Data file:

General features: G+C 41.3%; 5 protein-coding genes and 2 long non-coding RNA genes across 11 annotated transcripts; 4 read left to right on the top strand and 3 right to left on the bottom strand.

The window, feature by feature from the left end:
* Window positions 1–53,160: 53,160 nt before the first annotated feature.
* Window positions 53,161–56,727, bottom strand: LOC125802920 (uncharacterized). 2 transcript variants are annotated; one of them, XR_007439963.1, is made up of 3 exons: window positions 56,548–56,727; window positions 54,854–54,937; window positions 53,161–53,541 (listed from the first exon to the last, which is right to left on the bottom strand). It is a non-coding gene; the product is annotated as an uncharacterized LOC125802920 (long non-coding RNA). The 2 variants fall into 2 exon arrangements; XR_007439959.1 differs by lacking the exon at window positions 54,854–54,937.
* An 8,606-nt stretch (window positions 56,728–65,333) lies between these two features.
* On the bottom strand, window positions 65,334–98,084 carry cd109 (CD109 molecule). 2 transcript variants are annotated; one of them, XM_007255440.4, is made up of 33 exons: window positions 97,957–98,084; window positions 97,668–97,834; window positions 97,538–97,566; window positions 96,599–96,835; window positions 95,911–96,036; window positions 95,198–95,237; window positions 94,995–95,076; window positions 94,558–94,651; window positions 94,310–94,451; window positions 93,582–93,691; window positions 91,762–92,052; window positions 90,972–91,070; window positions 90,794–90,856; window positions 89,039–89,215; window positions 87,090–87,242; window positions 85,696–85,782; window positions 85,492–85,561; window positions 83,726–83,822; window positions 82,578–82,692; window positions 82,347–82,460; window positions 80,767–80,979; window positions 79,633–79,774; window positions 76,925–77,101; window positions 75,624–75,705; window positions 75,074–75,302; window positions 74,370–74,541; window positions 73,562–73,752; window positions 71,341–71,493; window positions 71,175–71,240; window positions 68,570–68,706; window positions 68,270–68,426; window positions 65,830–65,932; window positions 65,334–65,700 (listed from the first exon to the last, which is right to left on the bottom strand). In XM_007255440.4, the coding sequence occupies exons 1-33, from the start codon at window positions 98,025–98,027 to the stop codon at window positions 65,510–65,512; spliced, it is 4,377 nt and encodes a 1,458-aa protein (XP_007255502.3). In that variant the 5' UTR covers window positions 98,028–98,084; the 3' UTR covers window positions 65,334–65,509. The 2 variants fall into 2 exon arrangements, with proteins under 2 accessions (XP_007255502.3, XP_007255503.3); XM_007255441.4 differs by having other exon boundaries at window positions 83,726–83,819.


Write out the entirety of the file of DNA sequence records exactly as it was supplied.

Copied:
General features: G+C 41.3%; 5 protein-coding genes and 2 long non-coding RNA genes across 11 annotated transcripts; 4 read left to right on the top strand and 3 right to left on the bottom strand.

The window, feature by feature from the left end:
* Window positions 1–53,160: 53,160 nt before the first annotated feature.
* Window positions 53,161–56,727, bottom strand: LOC125802920 (uncharacterized). 2 transcript variants are annotated; one of them, XR_007439963.1, is made up of 3 exons: window positions 56,548–56,727; window positions 54,854–54,937; window positions 53,161–53,541 (listed from the first exon to the last, which is right to left on the bottom strand). It is a non-coding gene; the product is annotated as an uncharacterized LOC125802920 (long non-coding RNA). The 2 variants fall into 2 exon arrangements; XR_007439959.1 differs by lacking the exon at window positions 54,854–54,937.
* An 8,606-nt stretch (window positions 56,728–65,333) lies between these two features.
* On the bottom strand, window positions 65,334–98,084 carry cd109 (CD109 molecule). 2 transcript variants are annotated; one of them, XM_007255440.4, is made up of 33 exons: window positions 97,957–98,084; window positions 97,668–97,834; window positions 97,538–97,566; window positions 96,599–96,835; window positions 95,911–96,036; window positions 95,198–95,237; window positions 94,995–95,076; window positions 94,558–94,651; window positions 94,310–94,451; window positions 93,582–93,691; window positions 91,762–92,052; window positions 90,972–91,070; window positions 90,794–90,856; window positions 89,039–89,215; window positions 87,090–87,242; window positions 85,696–85,782; window positions 85,492–85,561; window positions 83,726–83,822; window positions 82,578–82,692; window positions 82,347–82,460; window positions 80,767–80,979; window positions 79,633–79,774; window positions 76,925–77,101; window positions 75,624–75,705; window positions 75,074–75,302; window positions 74,370–74,541; window positions 73,562–73,752; window positions 71,341–71,493; window positions 71,175–71,240; window positions 68,570–68,706; window positions 68,270–68,426; window positions 65,830–65,932; window positions 65,334–65,700 (listed from the first exon to the last, which is right to left on the bottom strand). In XM_007255440.4, the coding sequence occupies exons 1-33, from the start codon at window positions 98,025–98,027 to the stop codon at window positions 65,510–65,512; spliced, it is 4,377 nt and encodes a 1,458-aa protein (XP_007255502.3). In that variant the 5' UTR covers window positions 98,028–98,084; the 3' UTR covers window positions 65,334–65,509. The 2 variants fall into 2 exon arrangements, with proteins under 2 accessions (XP_007255502.3, XP_007255503.3); XM_007255441.4 differs by having other exon boundaries at window positions 83,726–83,819.